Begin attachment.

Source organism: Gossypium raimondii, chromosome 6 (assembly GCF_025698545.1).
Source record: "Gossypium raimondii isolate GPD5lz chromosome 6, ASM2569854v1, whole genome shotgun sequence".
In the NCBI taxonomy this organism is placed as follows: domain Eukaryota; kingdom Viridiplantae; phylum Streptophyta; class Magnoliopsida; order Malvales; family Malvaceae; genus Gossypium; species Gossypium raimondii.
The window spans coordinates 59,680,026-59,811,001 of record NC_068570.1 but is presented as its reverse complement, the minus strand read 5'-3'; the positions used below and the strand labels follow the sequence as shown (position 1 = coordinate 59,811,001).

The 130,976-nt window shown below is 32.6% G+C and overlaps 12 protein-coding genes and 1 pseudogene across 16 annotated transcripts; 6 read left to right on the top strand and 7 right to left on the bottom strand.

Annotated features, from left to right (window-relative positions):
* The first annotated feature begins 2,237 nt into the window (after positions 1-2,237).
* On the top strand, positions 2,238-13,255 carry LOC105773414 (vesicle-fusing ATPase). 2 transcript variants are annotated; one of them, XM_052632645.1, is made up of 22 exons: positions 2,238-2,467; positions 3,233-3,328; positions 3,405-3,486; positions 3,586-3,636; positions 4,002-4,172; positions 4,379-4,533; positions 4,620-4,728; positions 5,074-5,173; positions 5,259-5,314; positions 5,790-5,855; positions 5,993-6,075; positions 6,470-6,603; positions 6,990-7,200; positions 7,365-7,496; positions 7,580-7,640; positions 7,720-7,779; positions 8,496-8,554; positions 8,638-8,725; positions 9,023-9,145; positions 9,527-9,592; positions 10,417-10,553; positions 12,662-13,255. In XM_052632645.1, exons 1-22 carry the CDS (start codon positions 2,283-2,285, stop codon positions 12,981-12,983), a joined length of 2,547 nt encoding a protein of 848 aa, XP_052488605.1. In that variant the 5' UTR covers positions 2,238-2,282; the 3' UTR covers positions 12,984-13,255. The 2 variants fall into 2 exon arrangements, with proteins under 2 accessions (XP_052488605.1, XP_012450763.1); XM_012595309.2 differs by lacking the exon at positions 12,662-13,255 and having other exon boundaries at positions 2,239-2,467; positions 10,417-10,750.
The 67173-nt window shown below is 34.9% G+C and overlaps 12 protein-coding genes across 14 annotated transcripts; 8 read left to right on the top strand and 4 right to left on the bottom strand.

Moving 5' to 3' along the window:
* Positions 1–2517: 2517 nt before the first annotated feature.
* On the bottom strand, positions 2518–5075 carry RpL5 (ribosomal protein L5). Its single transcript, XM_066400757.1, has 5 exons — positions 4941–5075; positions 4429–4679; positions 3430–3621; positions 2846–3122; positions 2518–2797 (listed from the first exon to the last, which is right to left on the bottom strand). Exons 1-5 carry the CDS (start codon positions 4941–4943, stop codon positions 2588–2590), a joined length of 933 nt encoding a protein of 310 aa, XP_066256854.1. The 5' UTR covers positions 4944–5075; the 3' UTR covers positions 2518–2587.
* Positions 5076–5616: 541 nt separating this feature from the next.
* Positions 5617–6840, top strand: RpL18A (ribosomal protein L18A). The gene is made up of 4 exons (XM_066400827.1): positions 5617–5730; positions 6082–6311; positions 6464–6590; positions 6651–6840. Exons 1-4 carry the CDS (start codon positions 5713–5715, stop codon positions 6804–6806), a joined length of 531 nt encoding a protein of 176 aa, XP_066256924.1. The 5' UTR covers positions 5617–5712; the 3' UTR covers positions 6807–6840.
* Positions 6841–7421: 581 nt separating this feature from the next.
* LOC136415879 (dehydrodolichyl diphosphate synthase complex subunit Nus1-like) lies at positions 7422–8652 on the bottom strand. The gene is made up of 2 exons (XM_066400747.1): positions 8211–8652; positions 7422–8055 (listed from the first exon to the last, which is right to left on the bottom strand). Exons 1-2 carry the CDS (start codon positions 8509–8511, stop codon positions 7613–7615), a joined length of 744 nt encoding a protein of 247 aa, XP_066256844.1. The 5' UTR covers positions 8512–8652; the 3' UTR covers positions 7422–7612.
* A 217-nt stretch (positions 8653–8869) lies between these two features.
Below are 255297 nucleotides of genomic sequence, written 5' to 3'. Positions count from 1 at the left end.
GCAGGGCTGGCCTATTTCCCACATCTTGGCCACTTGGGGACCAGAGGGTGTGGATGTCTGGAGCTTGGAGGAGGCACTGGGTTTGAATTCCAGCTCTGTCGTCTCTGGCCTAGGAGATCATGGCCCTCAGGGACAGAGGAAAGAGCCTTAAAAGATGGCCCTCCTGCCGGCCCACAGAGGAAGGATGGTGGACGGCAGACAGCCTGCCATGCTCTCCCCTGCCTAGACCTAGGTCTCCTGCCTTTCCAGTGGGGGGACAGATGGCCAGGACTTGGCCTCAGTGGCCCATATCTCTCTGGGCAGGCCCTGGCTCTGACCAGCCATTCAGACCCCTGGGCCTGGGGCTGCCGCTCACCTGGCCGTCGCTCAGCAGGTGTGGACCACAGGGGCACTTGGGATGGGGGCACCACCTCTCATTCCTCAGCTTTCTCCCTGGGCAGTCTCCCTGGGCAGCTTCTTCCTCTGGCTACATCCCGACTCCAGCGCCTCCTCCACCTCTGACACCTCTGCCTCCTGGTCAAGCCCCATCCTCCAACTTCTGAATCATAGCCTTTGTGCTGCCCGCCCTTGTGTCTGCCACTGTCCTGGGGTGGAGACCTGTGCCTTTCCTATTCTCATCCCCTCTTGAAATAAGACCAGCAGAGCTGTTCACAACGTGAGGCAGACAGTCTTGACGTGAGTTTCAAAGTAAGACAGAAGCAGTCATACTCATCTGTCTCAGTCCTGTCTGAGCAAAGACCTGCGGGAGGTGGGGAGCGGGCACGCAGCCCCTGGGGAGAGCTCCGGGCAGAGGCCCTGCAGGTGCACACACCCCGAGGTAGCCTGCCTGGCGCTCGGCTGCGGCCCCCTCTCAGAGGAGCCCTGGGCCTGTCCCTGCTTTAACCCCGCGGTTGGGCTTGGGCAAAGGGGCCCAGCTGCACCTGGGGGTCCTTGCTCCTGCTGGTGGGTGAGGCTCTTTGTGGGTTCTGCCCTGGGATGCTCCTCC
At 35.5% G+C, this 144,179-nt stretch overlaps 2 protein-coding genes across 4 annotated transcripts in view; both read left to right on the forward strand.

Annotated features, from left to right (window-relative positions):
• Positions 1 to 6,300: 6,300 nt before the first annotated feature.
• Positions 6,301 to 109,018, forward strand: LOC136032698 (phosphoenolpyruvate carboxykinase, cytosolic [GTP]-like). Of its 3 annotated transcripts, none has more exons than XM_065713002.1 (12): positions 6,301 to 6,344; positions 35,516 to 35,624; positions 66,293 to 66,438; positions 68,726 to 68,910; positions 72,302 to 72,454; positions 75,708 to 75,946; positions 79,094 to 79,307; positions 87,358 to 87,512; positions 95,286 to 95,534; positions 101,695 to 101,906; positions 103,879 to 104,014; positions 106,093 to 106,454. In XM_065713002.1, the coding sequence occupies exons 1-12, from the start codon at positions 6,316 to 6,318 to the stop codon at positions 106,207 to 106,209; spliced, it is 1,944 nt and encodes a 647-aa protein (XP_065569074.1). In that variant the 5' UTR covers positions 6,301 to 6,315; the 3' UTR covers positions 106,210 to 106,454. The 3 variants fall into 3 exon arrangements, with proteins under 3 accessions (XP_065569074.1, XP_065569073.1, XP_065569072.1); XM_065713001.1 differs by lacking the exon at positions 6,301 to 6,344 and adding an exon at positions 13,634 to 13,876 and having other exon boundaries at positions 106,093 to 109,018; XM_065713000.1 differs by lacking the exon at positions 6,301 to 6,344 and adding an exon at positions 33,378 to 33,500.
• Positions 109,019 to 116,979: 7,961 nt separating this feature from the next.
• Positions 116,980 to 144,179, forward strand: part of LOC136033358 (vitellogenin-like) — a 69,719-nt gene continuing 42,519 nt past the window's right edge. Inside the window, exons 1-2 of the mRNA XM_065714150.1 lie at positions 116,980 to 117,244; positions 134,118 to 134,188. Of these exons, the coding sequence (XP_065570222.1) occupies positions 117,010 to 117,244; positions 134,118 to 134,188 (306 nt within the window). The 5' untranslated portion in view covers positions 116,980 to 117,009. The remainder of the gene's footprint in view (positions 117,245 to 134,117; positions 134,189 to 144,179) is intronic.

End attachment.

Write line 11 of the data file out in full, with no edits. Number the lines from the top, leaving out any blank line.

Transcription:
* Positions 1–2517: 2517 nt before the first annotated feature.